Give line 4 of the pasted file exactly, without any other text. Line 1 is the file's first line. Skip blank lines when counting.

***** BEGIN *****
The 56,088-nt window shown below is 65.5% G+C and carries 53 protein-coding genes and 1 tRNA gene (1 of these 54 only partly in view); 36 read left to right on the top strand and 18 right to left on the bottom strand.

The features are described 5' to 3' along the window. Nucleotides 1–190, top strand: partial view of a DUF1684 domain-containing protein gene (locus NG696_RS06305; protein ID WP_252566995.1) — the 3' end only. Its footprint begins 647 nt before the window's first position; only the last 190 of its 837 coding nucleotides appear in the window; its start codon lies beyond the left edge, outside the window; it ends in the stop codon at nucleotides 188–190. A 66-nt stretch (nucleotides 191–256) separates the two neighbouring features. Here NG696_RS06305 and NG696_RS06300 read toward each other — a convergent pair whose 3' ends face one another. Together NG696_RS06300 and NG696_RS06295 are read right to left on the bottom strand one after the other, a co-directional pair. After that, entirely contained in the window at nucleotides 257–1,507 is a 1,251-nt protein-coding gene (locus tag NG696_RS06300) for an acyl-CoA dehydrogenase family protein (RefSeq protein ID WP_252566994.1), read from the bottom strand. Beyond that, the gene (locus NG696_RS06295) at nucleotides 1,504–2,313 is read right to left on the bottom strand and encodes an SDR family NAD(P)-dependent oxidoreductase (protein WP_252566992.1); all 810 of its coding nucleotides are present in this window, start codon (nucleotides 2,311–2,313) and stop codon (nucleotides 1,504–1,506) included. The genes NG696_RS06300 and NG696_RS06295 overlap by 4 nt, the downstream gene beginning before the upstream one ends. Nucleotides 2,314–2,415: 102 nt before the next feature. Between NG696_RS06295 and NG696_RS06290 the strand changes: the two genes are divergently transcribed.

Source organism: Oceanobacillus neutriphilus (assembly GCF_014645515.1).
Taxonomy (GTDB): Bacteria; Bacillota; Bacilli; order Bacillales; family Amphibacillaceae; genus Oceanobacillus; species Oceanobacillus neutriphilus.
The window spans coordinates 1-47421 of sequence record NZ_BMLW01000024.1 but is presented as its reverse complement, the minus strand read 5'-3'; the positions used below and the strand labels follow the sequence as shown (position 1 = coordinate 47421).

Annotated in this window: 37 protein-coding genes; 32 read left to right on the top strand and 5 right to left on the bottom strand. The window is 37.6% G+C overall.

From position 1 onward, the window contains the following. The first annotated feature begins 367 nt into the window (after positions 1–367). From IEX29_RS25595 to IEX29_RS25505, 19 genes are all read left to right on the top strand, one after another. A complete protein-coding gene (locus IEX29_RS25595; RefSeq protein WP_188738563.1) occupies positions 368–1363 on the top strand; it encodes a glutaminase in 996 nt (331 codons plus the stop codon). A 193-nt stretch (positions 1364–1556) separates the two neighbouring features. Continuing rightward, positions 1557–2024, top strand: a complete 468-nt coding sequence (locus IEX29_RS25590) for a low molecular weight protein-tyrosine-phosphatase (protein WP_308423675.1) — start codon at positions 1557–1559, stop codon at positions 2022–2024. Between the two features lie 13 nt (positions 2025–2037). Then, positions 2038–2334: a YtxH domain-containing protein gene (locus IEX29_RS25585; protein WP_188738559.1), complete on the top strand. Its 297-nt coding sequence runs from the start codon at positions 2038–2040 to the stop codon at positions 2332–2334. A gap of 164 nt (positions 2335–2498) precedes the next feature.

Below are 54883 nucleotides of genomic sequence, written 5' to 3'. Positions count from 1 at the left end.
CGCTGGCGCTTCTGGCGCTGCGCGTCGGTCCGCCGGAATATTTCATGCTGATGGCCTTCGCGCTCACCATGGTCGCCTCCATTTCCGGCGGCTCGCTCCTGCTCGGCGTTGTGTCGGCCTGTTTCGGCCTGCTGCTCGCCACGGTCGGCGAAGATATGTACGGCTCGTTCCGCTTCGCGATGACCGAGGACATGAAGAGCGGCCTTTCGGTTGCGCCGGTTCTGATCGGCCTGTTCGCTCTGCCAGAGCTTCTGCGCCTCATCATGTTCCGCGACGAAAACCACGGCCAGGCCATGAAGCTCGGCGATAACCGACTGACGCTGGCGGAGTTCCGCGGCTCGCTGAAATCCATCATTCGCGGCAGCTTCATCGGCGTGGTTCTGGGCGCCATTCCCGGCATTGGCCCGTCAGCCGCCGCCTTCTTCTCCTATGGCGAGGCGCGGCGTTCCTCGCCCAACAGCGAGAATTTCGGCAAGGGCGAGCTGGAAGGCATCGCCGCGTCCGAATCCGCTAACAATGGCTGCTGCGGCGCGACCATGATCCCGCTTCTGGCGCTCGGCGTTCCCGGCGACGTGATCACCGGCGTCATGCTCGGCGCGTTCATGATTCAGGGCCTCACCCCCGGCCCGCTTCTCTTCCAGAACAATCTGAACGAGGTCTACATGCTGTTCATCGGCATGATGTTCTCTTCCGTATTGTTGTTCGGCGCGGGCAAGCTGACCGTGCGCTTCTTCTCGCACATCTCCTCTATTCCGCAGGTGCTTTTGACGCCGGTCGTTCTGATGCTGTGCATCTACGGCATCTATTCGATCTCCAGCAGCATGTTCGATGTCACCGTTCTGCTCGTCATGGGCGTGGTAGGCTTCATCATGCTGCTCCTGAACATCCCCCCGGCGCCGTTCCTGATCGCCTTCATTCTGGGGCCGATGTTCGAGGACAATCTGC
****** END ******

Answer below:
Taxonomy (GTDB): Bacteria; Bacillota; Bacilli; order Bacillales; family Amphibacillaceae; genus Oceanobacillus; species Oceanobacillus neutriphilus.